On a rainy Saturday afternoon stands were assembled, banners unfurled and hung. Pencils sharpened and leaflets laid. All in preparation for the attendees, as they arrived to mellifluous South African music that melded soon with memories regaled.
This was Banner Tales, an event organised by Glasgow Museums, Glasgow University Geography Department, Glasgow Caledonian University Archive Centre, ACTSA Scotland and Nelson Mandela Scottish Memorial Foundation with the support of the Raphael Samuel History Centre. The two banners under discussion were from the Scottish Anti-Apartheid Archive held in GCU Archive Centre and Glasgow Life. Each authentic to the time period and rich in colour and history.
One of many events throughout October as part of Black History Month, it also coincided with the week of the 25th anniversary of Nelson Mandela’s visit to Glasgow on the 9th of October 1993 to receive the freedom of nine cities.
After an introduction to the event and a welcome to the library by the University Archivist Carole McCallum, Dr David Featherstone explained some of the reasoning behind the concept of Banner Tales. Displays and discussion of historical political banners had proved an invaluable method of getting people to recall stories of activism that may have otherwise been lost to time. It also allows communities to share and understand their contribution to society. The event was recorded and will later be transcribed.
The first speaker was John Nelson, Secretary of ACTSA Scotland (previously Secretary of the Anti-Apartheid Movement Scottish Committee). He started by talking of attending his first Anti-Apartheid meeting back in 1966 and his words gave scope to the breadth of the Anti-Apartheid Movement in Scotland. Indeed, he noted that he had heard rumours that the word ‘Aberdeen’ was to this day still reviled in parts of white South Africa. It was apparent that John’s history and that of Anti-Apartheid activism were synonymous.
Dr Brian Filling, Chair of the Mandela Scottish Memorial Foundation (one of many titles he holds for work in this area) spoke next. A natural raconteur, he picked up John’s story from the time of the campaign to have Nelson Mandela awarded the freedom of the city of Glasgow while still imprisoned in his homeland, to his finally being able to visit Glasgow to collect the freedom of nine cities in 1993. It was not an easy road, and at times their goal seemed distant as Cathcart is to Cape Town. As with John’s remarks, it was the intensity of the commitment to the movement that shone through. This was not a matter of cerebral or theoretical debate. At its heart it concerned ‘bloodshed and accountability’ even if it was in a faraway land. But as Brian noted, in time ‘what had seemed like a modest campaign turned into a mass campaign.’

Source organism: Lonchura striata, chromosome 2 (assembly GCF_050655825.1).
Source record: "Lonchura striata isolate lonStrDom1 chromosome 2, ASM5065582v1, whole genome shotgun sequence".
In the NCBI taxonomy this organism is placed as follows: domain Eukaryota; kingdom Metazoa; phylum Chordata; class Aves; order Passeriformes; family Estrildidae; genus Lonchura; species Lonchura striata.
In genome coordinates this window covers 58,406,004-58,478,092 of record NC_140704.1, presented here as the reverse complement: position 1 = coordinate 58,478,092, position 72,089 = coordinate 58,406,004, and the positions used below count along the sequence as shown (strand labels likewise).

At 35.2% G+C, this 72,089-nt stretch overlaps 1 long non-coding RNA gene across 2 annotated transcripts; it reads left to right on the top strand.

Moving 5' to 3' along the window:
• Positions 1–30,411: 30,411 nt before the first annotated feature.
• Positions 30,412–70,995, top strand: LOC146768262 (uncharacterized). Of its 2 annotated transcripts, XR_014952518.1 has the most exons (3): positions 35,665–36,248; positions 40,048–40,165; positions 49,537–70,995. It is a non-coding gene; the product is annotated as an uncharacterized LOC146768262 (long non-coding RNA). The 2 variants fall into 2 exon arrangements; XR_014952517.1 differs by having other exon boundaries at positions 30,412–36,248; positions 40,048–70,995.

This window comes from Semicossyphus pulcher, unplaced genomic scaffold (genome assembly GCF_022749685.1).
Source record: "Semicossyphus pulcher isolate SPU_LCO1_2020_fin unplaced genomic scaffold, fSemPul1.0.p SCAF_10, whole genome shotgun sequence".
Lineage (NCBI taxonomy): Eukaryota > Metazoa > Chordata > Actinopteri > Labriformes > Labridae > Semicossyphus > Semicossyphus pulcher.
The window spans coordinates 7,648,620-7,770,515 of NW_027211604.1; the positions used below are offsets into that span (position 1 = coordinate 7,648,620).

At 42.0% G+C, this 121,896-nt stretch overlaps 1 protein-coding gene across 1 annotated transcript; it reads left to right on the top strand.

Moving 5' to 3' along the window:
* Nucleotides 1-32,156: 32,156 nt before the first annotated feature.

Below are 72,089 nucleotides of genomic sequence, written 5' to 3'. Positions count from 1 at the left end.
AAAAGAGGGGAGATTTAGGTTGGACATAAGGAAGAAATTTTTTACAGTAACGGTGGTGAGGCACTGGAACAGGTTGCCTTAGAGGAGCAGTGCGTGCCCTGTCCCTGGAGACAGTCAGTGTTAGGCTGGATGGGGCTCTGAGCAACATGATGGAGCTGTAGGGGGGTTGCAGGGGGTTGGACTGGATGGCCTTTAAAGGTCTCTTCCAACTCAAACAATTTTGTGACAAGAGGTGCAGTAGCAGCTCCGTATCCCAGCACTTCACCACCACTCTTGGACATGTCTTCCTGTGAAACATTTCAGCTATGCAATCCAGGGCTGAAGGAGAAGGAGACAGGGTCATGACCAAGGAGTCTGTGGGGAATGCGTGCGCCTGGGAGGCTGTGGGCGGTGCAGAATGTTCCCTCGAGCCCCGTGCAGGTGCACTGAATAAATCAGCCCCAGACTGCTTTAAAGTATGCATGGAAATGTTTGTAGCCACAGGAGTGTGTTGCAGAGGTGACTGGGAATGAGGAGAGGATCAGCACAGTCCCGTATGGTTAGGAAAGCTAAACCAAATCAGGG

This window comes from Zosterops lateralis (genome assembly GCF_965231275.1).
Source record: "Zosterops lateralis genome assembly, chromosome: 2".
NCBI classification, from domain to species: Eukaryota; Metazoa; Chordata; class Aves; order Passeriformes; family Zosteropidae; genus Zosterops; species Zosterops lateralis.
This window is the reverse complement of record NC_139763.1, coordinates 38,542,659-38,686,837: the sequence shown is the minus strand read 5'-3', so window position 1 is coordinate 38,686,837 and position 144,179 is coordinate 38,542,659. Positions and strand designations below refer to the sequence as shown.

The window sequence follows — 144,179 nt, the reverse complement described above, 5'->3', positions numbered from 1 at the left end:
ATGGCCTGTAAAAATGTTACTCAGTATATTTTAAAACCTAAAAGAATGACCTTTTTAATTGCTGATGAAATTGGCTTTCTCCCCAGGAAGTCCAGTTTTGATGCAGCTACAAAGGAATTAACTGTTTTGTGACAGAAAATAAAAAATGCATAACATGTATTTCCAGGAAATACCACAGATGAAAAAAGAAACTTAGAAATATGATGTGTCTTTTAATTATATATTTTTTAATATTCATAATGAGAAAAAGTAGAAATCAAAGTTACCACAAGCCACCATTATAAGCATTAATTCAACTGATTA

In their words, John Nelson and Brian Filling encapsulated so much of the struggle, tumult and eventual exultation of the Scottish Anti-Apartheid Movement.
Seated in front of the huge and vibrant Sechaba Festival banner, Suganya Chetty spoke movingly of her family’s experience and of coming to Britain half a century before. Her voice cracking with emotion, she read a poem and explained what the word Sechaba meant to her.
The banner by osmosis seemed to make the assembled remember and reflect on their own experiences. Brian Filling spoke again about the task of staging the Sechaba festival. There were memories shared of the difficulties on putting on an event on such a scale. Audience members talked about putting performers up in their own homes, a signifier if ever there was one of the famous Glasgow hospitality. Any difficulties encountered were worth it. As one audience member noted – it was something they could look back on and been proud to have been a part of.
There followed a nuanced and thoughtful discussion on the issue of boycotting South Africa cultural exports. A lightning rod was the Paul Simon album Graceland – recorded in South Africa with native musicians and thus flouting the cultural boycott. It was the view of one audience member that what the Sechaba Festival had succeeded in was allowing the debate around the notion of total cultural boycott to play out amongst anti-apartheid activists. By having a festival full of South African musicians, it was no longer an issue that could have been ignored.
The Banner Tales event as part of Black History Month was good-humoured but serious, reflective but forward looking. A worthy event and a heartening gathering on a rainy October afternoon – classically Glasgow weather reminiscent of how it had been on that special day 25 years earlier, when the great Nelson Mandela himself came to visit.
As is often the case at such events, t-shirts, Sechaba audio recordings and various memorabilia were kindly donated by activists to GCU Archive Centre, and for that we are very grateful. In words, reminiscences and tangible items, the memories will live on to inform future generations.